Then she always remembered the day we met, 27 August, I think. We would celebrate that. Also wedding anniversary 27 February. Celebrate.

Then CHRISTMAS!! An Aitch Day if ever there was one! She was BIG on Christmas. Much planning, buying and the whole house had to be changed: Xmas decorations – putting up the tree was an event! – Xmas crockery, Xmas coffee mugs, Xmas lights, Xmas pictures on the walls, all other paintings had to come down. Mantelpieces would be festooned.

Then she had Mothers’ Day when the kids made a big fuss – she’d see to it. And last but definitely not least there was All Fools Day, April Fools Day – my birthday. You won’t believe how she went to town. She’d get a Big Brass Band to play!

I’m not joking:

Whoa! What a surprise!! Mario Montereggi’s Band! No flies on Aitch!

Mom’s Day

Jess picked the flowers, Tom did the braai. We had chops, ribs and wors with garlic bread, plus some fried beans and mushrooms. I had beer and vino. We raised a glass to Mom!

We Won’t Stop . .

. . till we have concreted the whole planet and burnt the last scuttle of coal and barrel of oil.

We won’t.

The concentration of carbon dioxide in the atmosphere hit 415 parts per million (ppm) last week for the first time in 800 000 years. Scientists have warned that the world must keep CO2 emissions below 350 ppm to avoid dangerous levels of climate change – but emissions keep rising.

The record high was measured on May 3 at the Mauna Loa Observatory in Hawaii, part of the US National Oceanic and Atmospheric Administration (NOAA) global monitoring division.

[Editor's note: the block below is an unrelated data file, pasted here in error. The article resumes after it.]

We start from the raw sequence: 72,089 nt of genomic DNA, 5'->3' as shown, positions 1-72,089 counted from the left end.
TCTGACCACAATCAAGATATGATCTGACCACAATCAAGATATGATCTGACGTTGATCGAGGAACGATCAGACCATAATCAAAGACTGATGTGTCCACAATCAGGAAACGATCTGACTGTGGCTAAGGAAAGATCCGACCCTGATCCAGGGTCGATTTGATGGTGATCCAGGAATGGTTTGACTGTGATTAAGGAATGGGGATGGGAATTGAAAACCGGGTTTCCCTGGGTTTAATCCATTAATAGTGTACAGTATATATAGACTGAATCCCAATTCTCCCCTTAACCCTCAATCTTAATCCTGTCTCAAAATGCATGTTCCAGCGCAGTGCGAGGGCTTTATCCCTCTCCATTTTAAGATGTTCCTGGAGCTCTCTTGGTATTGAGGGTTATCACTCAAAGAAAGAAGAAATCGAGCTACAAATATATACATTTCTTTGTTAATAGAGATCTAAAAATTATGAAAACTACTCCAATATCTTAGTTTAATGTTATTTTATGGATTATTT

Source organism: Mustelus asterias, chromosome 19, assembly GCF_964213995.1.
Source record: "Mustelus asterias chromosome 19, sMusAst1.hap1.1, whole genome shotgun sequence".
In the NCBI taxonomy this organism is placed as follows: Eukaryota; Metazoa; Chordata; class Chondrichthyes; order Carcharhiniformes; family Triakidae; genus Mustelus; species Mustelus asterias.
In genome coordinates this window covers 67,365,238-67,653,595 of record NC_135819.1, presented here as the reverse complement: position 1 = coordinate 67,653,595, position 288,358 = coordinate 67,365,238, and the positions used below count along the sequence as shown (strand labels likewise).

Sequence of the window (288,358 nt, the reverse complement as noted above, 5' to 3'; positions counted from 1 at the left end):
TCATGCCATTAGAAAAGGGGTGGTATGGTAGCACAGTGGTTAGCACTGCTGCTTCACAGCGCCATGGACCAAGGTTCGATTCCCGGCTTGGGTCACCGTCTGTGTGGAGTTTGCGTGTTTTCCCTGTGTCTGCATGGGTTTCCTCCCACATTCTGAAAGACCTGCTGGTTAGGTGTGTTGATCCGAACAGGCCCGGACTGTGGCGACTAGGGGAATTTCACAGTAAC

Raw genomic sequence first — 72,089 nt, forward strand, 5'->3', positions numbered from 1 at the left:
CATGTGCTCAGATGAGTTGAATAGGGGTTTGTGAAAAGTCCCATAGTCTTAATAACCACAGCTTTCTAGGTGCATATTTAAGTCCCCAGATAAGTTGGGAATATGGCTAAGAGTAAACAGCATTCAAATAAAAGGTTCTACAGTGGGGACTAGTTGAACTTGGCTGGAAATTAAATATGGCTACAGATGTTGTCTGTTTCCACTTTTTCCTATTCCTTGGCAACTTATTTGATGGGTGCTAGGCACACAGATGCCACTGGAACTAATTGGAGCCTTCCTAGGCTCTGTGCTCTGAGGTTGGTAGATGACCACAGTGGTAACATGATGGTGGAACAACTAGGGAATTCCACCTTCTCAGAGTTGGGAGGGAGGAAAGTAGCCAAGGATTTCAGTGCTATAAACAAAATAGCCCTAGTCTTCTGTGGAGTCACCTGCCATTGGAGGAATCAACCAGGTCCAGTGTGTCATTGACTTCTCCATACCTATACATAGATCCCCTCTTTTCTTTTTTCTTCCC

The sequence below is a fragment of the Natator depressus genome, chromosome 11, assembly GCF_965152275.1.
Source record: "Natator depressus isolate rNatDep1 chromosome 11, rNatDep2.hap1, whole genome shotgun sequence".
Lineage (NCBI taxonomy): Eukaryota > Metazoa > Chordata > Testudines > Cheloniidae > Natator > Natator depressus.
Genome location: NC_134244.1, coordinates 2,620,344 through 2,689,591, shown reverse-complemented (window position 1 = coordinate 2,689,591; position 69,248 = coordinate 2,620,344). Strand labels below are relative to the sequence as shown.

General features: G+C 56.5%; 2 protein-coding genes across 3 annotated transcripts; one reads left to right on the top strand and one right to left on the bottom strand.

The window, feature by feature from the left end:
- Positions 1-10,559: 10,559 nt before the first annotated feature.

This is the highest level recorded at this station since it began keeping records in 1959. Analysis of the ice cores in Antarctica show that over the last 800 000 years the CO2 levels in the atmosphere fluctuated between 170 ppm and 300ppm.

Climate organisations say this record high level is a strong indicator that governments must take climate change seriously and move away from fossil fuels. 

We won’t. Our grandkids will wonder why.

An Armrest Kink

You need to kick back with Binocs, Beer, Telescope on Tripod and – lately – Camera to do your front porch birding justice, and I have just the chair for it on my porch – a Lazy Boy thingamiebob. Newish . .

An Argentine-African United Nations veterinarian writes a lovely blog he calls A Bush Snob Out Of Africa. In it he has a feature called Spot The Beast in which he shows a picture of a cryptic or camouflaged creature and invites you to find it. Then he zooms in to reveal an insect on bark, or a mantis, a leaf butterfly or moth, a frog, even a cheetah hidden in grass. I love it.

So go back to the picture above and see if you can spot the dragon or dinosaur sharing my chair today. Only then scroll down:

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A Striped Skink waits for flies to approach

While I’m at it, I may as well mention some other lizards I have seen . .

A snake?

No, a Legless Skink, on the road in Hluhluwe Game Reserve

A snake?

No, A Grass Lizard – The Cavern, in the Drakensberg
Spot three of his tiny legs

A snake? About the size of an earthworm . .

Yes, a Thread Snake at home in Westville. The sharp tip is his tail

Maybe Peters’ Thread Snake Leptotyphlops scutifrons – known to be found in the Durban area.

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Here’s the birding spot in full operational mode:

Election Day

Twenty five years ago we stood in this same queue at the same school with Mrs Kiza Cele and voted for freedom from the Nats. Close to River Drive, we walked there that day.

Kiza a couple years later, with Jess

It was a joyous day. Some of the joy has faded, but then age always brings a fading. After voting I took some pics in the garden at 10 Elston. We’ve been here thirteen years now, catching up with the fifteen years we spent at River Drive.

A Wasp, a Dragonfly, a Butterfly, a Carpenter Bee and a Cycad